Tuesday, September 19, 2017

Field observations on a random day

A night ghoom has been most stimulating. A mantis, several Barsines, a few Geometrids, a coupla frogs, a groovy caterpie.. all these to welcome me, who is back to the most familiar place in my life aka home after 3 days. It wasn't a long separation, but sure feels like it, since there has been a bloom of several new species in the past week following the monsoons. The caterpillars that fed voraciously on the fauna all around are now pupating and imago-ing. Their last stage is the most exciting, since their bodies attain unique forms, more so than their caterpillar stages. It is seldom that the things most beautiful as caterpillars turn out as adult form in rather simple shapes and muted colours, but that is also one line of evolution that has gone right. Everything in the moth world gets hunted and eaten, by much larger predators of various kinds, and every size has its own hiders and seekers.

A few other reasons why the last stage of butterflies/moths is a WIN:
- A new set of legs achieved
- A new mobility mechanism achieved: Flight
- New panic response sets and related mobilities achieved
- A great transition from living as an egg-bound species, to a subterranean (as a larva), to living on the forest floor (as a caterpillar), and flying on the sweep of winds all day (as an imago)
- A redistribution of body mass achieved
- A new vision achieved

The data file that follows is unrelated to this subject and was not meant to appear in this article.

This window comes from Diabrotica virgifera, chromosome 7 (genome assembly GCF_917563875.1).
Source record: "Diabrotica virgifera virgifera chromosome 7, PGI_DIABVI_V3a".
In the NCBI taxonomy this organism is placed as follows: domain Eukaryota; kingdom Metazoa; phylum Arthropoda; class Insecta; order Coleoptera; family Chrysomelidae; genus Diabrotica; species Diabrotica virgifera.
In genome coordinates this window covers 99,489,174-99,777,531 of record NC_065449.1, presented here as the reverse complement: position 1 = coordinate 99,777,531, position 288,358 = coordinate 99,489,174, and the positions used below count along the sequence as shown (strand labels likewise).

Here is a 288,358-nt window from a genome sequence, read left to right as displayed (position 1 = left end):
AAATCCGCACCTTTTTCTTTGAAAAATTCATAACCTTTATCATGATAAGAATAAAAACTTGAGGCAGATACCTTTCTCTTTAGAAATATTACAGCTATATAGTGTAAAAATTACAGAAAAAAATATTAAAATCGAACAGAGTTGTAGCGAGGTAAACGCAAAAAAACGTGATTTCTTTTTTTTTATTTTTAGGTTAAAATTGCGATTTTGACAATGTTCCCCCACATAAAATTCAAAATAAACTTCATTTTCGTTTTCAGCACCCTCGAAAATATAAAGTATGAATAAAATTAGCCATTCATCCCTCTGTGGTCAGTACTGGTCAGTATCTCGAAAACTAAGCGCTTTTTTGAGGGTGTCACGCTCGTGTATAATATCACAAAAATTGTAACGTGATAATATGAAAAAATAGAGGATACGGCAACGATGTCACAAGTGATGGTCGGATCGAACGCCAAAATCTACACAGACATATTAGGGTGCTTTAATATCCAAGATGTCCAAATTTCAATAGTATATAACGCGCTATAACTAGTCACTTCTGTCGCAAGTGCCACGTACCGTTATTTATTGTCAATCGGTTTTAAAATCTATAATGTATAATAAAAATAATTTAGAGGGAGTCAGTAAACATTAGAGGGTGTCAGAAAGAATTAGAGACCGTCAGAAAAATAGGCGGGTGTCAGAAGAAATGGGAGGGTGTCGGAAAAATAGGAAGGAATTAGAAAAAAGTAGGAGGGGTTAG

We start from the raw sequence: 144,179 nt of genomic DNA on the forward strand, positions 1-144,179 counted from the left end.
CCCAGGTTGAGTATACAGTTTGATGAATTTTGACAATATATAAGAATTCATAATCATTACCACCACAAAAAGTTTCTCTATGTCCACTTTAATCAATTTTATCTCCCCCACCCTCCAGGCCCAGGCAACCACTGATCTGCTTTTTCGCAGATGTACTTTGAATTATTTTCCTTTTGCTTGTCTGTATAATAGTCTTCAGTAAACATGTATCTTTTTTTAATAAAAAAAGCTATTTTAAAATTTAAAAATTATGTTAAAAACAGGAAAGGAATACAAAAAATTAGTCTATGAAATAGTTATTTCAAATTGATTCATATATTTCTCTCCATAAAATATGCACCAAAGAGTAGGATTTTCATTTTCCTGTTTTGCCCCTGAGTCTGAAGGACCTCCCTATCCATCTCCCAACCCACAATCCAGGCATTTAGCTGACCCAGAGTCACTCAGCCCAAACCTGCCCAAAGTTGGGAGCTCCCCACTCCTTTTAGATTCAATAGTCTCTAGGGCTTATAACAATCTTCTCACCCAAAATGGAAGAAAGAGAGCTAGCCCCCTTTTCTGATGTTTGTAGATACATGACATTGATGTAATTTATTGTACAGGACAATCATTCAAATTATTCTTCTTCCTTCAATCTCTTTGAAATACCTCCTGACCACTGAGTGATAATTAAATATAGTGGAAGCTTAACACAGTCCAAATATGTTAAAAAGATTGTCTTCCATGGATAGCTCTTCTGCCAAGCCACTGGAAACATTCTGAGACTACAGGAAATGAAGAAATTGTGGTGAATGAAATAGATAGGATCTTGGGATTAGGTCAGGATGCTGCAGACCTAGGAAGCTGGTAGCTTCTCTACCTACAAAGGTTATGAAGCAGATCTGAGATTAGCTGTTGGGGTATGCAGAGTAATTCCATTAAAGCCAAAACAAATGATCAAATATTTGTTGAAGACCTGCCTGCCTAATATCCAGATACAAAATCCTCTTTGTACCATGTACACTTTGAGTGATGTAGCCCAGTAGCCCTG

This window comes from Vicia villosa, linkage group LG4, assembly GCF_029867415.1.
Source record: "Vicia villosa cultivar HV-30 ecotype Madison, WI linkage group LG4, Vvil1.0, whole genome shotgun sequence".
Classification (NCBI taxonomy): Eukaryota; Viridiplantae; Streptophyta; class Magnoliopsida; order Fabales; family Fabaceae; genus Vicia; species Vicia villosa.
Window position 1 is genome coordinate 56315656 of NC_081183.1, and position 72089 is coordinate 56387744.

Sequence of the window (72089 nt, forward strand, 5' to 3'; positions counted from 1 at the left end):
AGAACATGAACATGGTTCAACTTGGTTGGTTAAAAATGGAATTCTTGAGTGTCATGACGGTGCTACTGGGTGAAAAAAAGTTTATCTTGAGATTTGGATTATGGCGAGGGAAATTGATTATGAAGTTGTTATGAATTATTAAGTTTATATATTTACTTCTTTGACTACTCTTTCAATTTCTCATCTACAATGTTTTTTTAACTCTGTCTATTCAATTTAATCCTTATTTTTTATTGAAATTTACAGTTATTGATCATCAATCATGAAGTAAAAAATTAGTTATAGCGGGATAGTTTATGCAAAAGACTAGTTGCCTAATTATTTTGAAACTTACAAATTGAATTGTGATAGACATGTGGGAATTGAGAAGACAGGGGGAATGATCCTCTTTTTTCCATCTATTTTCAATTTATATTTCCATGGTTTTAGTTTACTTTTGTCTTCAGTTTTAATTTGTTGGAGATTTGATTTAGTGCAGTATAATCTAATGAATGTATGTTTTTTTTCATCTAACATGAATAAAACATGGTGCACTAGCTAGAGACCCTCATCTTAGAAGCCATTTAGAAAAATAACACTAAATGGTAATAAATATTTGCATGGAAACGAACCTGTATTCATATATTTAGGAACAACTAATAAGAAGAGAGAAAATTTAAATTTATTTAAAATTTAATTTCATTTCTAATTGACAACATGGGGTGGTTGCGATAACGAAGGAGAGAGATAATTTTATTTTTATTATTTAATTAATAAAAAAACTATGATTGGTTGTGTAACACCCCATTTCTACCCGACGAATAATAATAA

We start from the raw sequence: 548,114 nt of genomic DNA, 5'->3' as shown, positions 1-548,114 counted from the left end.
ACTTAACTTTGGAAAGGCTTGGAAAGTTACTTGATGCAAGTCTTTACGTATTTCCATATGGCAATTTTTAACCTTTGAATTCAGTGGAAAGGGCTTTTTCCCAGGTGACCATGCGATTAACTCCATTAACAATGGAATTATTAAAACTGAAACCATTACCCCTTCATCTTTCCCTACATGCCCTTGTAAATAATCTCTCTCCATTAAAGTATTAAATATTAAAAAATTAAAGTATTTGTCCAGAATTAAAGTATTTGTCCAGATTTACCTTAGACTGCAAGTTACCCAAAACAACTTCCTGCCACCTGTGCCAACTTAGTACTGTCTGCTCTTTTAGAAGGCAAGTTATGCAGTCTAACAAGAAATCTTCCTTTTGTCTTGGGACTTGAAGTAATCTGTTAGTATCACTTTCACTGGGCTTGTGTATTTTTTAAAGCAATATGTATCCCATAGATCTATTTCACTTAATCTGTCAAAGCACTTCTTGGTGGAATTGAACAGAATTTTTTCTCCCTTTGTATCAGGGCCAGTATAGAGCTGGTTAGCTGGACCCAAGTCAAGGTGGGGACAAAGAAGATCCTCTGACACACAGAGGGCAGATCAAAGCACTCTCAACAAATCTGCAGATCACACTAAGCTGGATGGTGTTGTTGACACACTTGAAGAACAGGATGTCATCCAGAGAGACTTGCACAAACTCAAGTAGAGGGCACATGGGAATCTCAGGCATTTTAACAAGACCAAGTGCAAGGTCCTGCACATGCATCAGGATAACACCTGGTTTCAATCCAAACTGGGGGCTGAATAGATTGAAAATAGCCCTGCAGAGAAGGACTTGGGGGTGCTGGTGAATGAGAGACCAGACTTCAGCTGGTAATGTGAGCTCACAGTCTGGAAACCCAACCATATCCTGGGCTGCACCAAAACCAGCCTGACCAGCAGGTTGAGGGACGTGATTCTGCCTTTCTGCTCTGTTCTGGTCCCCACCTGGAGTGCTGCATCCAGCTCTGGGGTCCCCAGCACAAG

- A new feeding mechanism achieved: Proboscis
- A new food achieved: Nectar
- A new growth mechanism achieved: Molting
- A great set of sensory mechanisms achieved - highly developed antennae (among the lepids, moths have a higher sense of smell than butterflies, and also, moths have antennae in very complex shapes while butterflies have clavate antennae - surely developed in response to the need for more predictable flight and least wind resistance), highly resilient bodies (in this case as well, the moths have an upper hand - many of them even shun mouth parts to conserve their final stage bodies and do nothing but lounge during the day and breed at night, with the male being the one doing the traveling looking for a "transmitting" female through trails of pheromones scattered in the 3d spaces in nature)

In general, a much greater world awareness achieved.
Maybe they don't get as much time to think about the world as an imago. As caterpillars, they spend much more time immobile and sated, maybe that's when they do most of their thinking.

No comments: